California cannabis advocates scored a pair of victories in the state legislature this week. Lawmakers sent a bill to the governor’s desk to set up a regulatory framework for hemp-derived CBD sales that also removes the ban on smokable hemp products, and they also approved a measure to require hospitals to permit medical marijuana use by certain patients.
State Sen. Ben Hueso (D) has been fighting for his measure to allow cannabis use in medical facilities for terminally ill patients for multiple sessions. He recently sent a letter to the head of the U.S. Department of Health and Human Services (HHS) seeking clarification on whether the policy change could jeopardize federal funding for those facilities.
His bill to codify that hospitals can, in fact, allow select patients to use cannabis cleared the Assembly in a 57-1 vote on Thursday, and the Senate signed off on the other chamber’s recent amendments in a 36-1 vote on Friday.
“For many Californians, particularly terminally-ill patients, medicinal cannabis is a preferred alternative to other drugs, providing therapeutic relief without the caveats that may come with other medicines,” Eddie Franco, legislative and regulatory affairs manager at CCIA, told Marijuana Moment.
The bill “marks an opportunity for California to continue to lead the way in cannabis regulation and reform,” he said.
Confusion about possible implications for permitting marijuana consumption in health facilities led pro-legalization Newsom to veto an earlier bill meant to address the issue in 2019. Representatives from both HHS and the governor’s office have recently reached out to Hueso to say they’re continuing to look into the matter.
The senator’s legislation was partly inspired by the experience of a father whose son died from cancer and was initially denied access to cannabis at a California hospital. Jim Bartell did eventually find a facility that agreed to allow the treatment, and he has said his son’s quality of life improved dramatically in those last days.
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Gov. Gavin Newsom (D)hasn’t yet signaled whether he now feels comfortable approving the use-in-hospitals legislation, SB 311. But when it comes to the hemp bill, stakeholders say they’ve reached an agreement with the administration.
AB 45 would “explicitly permit the sale of hemp-derived extracts such as CBD” outside of licensed marijuana dispensaries, the U.S. Hemp Roundtable said in an action alert after it passed the Senate in a 29-2 vote on Wednesday. The Assembly concurred with amendments and gave final passage to the bill in a 56-3 vote on Thursday.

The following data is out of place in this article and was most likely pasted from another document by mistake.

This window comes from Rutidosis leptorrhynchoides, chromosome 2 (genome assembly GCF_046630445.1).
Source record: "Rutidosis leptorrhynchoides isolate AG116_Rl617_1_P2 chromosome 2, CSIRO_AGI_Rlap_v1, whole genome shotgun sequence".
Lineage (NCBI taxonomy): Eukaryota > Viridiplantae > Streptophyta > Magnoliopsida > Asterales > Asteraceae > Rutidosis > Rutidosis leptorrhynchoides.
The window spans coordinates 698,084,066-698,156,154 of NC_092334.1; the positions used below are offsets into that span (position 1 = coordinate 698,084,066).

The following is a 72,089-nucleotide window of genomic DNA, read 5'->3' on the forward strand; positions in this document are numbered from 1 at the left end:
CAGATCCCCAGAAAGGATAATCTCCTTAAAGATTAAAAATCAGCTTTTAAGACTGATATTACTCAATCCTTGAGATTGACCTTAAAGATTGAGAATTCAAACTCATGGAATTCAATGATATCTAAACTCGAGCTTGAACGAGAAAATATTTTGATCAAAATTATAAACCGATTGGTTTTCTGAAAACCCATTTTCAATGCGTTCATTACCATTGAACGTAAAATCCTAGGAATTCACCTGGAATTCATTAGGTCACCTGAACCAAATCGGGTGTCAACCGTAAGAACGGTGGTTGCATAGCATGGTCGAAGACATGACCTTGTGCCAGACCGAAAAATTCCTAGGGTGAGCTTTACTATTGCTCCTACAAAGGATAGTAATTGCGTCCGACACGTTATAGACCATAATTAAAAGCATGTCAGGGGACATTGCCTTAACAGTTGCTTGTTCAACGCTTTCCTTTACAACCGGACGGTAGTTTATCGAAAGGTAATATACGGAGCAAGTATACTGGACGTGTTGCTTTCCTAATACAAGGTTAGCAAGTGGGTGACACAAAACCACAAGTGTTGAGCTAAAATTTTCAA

The state’s ban on smokable hemp products would be lifted for out-of-state sale effective upon enactment, but a tax would need to be established for such smokable products in-state before they could be marketed in California. Once sales begin, the products couldn’t be sold to people under 21 or contain flavoring or additives.
Hemp-derived cannabinoids such as CBD would be allowed in foods, beverages, cosmetics and dietary supplements, and hemp manufacturers would need to register with the California Department of Public Health (CDPH).
CDPH would be authorized to “determine maximum serving sizes, active cannabinoid concentration per serving size and number of servings per container, and any other requirements for foods and beverages,” according to a legislative analysis.
The state Department of Cannabis Control would be required to “prepare a report to the governor outlining the steps necessary to allow for the incorporation of hemp cannabinoids into the cannabis supply chain” by July 1, 2022.
In disappointing news for drug policy reform advocates this session, a Senate-passed bill to legalize possession of a wide range of psychedelics such as psilocybin and ayahuasca has stalled this year following a decision by the sponsor that more time is needed to build the case for the reform and solidify its chances of being enacted next year. The senator said in a forum this week, however, that he is confident the bill will ultimately pass—and that the state will eventually decriminalize all drugs.
Photo courtesy of Brian Shamblen.